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Naomi Punk's 'Television Man' gets a hypnotic, hypermuscular video

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Naomi Punk
Drew Reynolds

Last month Olympia, Washington weirdos Naomi Punk released Television Man, 10 tracks of jagged postpunk, Pacific Northwest grunge, and art-damaged sonic experimentation that’s as genuinely pleasurable as it is challenging. The title track is also maybe the album’s best, a hypnotic, mathy prog-punk anthem with touches of krautrock drive and almost New Age-y prismatic psychedelia.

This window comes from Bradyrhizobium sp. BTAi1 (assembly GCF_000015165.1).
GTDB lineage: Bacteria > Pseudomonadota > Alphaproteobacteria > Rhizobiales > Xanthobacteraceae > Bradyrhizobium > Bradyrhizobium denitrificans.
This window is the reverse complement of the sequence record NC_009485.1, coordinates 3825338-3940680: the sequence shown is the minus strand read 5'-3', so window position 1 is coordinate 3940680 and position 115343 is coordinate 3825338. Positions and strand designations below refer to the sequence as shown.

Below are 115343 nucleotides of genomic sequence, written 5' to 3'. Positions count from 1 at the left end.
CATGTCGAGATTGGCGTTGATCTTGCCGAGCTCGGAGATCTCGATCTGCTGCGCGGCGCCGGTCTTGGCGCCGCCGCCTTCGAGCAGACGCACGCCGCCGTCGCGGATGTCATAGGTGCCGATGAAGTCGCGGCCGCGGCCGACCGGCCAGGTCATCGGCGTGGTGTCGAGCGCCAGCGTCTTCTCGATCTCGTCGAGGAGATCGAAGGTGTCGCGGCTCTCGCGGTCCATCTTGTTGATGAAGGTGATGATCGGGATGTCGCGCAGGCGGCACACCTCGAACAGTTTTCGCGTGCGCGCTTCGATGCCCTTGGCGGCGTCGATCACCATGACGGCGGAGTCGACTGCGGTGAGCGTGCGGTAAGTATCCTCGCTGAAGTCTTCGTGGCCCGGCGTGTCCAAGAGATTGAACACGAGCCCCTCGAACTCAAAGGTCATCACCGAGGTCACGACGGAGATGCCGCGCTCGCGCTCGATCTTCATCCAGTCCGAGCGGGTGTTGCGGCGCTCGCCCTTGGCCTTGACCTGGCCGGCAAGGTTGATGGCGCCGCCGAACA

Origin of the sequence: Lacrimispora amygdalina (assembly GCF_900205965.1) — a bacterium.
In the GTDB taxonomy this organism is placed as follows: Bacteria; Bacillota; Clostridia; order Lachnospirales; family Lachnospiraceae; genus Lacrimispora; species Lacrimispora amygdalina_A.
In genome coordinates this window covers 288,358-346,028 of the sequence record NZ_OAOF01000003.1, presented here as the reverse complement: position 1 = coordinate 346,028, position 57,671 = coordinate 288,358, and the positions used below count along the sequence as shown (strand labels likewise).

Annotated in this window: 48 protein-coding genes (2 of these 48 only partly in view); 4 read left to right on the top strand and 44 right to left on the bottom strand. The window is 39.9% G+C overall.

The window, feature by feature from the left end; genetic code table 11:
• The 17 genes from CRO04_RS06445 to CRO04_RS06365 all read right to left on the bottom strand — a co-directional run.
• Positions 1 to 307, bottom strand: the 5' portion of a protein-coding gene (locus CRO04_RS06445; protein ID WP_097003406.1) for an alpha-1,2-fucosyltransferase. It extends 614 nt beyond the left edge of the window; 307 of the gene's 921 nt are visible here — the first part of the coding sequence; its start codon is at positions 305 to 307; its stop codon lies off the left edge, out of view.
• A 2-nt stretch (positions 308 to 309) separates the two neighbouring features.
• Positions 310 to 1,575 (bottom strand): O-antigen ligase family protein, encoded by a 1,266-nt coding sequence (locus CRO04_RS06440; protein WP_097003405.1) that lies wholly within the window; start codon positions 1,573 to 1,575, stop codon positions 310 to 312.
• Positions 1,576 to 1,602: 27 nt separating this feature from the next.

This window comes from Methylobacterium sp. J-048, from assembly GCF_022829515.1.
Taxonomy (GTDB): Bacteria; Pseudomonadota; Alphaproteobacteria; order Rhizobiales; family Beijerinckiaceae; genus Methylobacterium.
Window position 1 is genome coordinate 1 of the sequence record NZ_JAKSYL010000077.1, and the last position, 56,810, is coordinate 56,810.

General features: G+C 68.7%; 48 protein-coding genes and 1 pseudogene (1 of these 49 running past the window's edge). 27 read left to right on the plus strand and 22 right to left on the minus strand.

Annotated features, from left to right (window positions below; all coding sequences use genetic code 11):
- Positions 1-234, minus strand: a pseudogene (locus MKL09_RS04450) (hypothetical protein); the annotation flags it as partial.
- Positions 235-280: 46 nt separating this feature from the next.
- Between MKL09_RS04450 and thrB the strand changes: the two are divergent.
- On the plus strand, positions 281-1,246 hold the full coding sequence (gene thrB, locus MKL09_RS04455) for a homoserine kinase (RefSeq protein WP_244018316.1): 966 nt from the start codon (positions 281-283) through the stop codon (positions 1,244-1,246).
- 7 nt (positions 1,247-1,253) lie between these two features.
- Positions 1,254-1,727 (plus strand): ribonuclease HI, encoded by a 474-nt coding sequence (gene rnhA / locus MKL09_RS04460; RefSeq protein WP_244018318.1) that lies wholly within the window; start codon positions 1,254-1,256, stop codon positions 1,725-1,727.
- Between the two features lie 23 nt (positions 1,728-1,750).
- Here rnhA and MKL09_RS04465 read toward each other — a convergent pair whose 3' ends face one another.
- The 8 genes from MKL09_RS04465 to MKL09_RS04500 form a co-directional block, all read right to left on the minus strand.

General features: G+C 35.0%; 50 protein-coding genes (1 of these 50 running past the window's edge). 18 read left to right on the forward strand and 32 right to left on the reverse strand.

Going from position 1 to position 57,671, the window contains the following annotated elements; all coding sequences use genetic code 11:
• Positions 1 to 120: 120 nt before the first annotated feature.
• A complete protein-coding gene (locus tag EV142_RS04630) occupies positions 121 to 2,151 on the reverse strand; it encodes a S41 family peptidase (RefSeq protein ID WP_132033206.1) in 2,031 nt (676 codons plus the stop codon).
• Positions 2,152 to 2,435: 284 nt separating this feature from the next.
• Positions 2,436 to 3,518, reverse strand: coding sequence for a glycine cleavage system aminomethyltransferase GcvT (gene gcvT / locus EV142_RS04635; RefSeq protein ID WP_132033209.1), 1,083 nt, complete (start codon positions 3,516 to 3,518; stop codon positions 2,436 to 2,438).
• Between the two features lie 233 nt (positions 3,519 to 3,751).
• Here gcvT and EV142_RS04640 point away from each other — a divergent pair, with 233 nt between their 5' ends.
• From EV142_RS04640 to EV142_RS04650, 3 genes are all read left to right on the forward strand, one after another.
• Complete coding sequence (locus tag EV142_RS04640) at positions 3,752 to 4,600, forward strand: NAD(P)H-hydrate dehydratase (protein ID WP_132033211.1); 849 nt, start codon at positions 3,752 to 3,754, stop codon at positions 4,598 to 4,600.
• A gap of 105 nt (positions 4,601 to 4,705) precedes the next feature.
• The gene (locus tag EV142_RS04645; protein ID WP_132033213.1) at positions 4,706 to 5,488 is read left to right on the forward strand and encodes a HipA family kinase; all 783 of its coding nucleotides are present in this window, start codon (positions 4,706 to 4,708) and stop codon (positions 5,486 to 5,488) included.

The kaleidoscopic video for “Television Man” takes a slightly literal approach to visualizing the song with degraded videotape of flexing bodybuilders, but blasts the images into abstraction through repetition and reflection. “Basically,” writes director Robin Stein, “it came from an initial interest in using mirrors as an analog effect for manipulating video imagery. Beyond the initial visual treatment—inspired by imagery of 1970s body-building and the Philip Lorca Dicorcia photography series ‘Lucky 13’—I was looking at how the contours of extreme musculature could become an abstract and dark visual medium.”